Northern Ireland

Disclaimer – The views and opinions expressed in these documentaries are soley intended to educate and provide background information to those interested in the Troubles of Northern Ireland. They in no way reflect my own opinions and I take no responsibility for any inaccuracies or factual errors.

Bits Of Belfast – Falls Road.


Irish History Cromwell,God’s Executioner Part 1.

Part 1 of a 2 part documentary about Oliver Cromwell’s campaign in Ireland.Even in these times, when all the talk is of putting history behind us, the easiest way to tell the difference between the Irish and the English is to utter the word ‘Cromwell’. In England, especially to those of a progressive bent, it evokes democracy, popular rights and national pride. In Ireland, or at least in Catholic Ireland, it is still a swearword.
The name evokes annihilation – the ruin of almost every roofless church or tumbledown castle in the landscape is attributed to Cromwell’s Irish campaign of 1649-50, even when it dates from much later times. In the folk memory, there is a visceral hatred that springs from pure terror. In the 1890s, when Irish MPs at Westminster succeeded in blocking the use of public funds for the erection of a statue of the Lord Protector outside the Houses of Parliament, the vote was greeted, according to one MP, with ‘wild cries of aboriginal joy from our Irish friends’. The reaction would be little different today if the statue, which eventually went up in 1899, were demolished.

The sheer extent of the hatred nevertheless invites the kind of revisionism that has been applied to so many of the simplistic myths of Irish history. Cromwell, after all, was neither the first nor the last English general to unleash total war on the Irish population. Lord Mountjoy in the early 1600s and General Gerard Lake in 1798 committed systematic atrocities, but neither is much remembered. Is Cromwell merely a folkloric bogeyman for the Irish?
Given the dominant mood of contemporary Irish historiography, one almost expects Micheál O Siochrú’s forensic and fastidious account to conclude that Old Ironsides really had a heart of gold. The fascination of the book is that, even when it is put through the wringer of low-key, unemotional and carefully documented analysis, the myth turns out to be mostly true.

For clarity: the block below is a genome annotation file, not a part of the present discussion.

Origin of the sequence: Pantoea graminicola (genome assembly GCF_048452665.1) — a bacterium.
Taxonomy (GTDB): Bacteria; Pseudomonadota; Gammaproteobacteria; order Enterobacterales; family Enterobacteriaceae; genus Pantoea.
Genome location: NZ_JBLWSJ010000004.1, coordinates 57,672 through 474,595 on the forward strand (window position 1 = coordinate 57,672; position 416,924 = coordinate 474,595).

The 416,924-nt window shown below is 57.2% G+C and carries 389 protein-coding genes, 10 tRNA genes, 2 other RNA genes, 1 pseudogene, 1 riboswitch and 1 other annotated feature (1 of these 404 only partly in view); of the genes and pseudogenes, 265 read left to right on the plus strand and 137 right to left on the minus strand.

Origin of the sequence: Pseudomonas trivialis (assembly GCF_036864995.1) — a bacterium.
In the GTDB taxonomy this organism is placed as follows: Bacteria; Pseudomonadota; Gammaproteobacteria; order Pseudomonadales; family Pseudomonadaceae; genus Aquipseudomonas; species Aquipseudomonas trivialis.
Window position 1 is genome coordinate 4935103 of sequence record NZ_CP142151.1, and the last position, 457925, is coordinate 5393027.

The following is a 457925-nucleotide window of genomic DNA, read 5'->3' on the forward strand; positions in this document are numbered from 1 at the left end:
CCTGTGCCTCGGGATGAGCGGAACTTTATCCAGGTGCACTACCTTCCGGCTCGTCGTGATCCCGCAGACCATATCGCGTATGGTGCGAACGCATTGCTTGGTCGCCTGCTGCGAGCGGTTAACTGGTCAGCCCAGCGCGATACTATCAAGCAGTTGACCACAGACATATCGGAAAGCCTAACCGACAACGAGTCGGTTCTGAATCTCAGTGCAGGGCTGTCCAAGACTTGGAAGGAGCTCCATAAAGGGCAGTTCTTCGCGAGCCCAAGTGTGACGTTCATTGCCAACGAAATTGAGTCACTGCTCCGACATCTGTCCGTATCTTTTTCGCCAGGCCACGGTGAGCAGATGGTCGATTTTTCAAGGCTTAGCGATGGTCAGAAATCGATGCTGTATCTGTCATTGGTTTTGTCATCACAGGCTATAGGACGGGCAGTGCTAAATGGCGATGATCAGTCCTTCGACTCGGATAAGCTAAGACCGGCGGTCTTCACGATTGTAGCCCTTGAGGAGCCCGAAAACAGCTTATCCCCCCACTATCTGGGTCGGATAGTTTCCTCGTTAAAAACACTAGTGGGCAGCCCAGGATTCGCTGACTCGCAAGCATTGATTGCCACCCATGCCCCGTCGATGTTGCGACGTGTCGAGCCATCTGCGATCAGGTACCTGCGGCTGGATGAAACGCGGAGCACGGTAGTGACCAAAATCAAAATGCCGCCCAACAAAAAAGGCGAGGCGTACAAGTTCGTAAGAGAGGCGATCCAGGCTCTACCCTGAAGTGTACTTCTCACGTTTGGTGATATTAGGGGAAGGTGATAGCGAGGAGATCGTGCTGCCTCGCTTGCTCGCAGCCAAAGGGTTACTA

Hype certainly did play a part in the terrible events of the 1640s and early 1650s that killed a fifth of the Irish population. But the hype was mostly on Cromwell’s side. In strict military terms, his conquest of Ireland was relatively easy and could have been accomplished without atrocities. When he landed in Dublin in August 1649, the Puritan revolution was at its height. Already that year Charles I had been executed, the Leveller mutiny crushed, and the Commonwealth declared. Cromwell’s New Model Army had proved itself a virtually unbeatable force – highly disciplined, superbly equipped and very well funded.

By contrast, he faced in Ireland what John Milton called ‘a mixed rabble, part papists, part fugitives, and part savages’ – a deeply uneasy alliance of Catholic rebels and the royalist colonials with whom they had until recently been at war. This coalition was barely held together by Charles’s weak and incompetent viceroy, the Marquis of Ormond.



Bits Of Belfast – Shankill Road 1

Bits Of Belfast – Shankill Road 2

Bits Of Belfast – Shankill Road 3

Bits Of Belfast – Shankill Road 4

Disclaimer – The views and opinions expressed in these documentaries are soley intended to educate and provide background information to those interested in the Troubles of Northern Ireland. They in no way reflect my own opinions and I take no responsibility for any inaccuracies or factual errors.


The Greysteel Massacre

The Greysteel massacre[1][2] was a mass shooting that happened on the evening of 30 October 1993 in Greysteel, County Derry, Northern Ireland. Three members of the Ulster Defence Association (UDA), a loyalist paramilitary group, opened fire in a crowded pub during a Halloween party, killing eight civilians and wounding thirteen. The pub was in an Irish Catholic and Irish nationalist area. The group claimed responsibility using their cover name “Ulster Freedom Fighters” and said that the attack was revenge for the Shankill Road bombing a week earlier.


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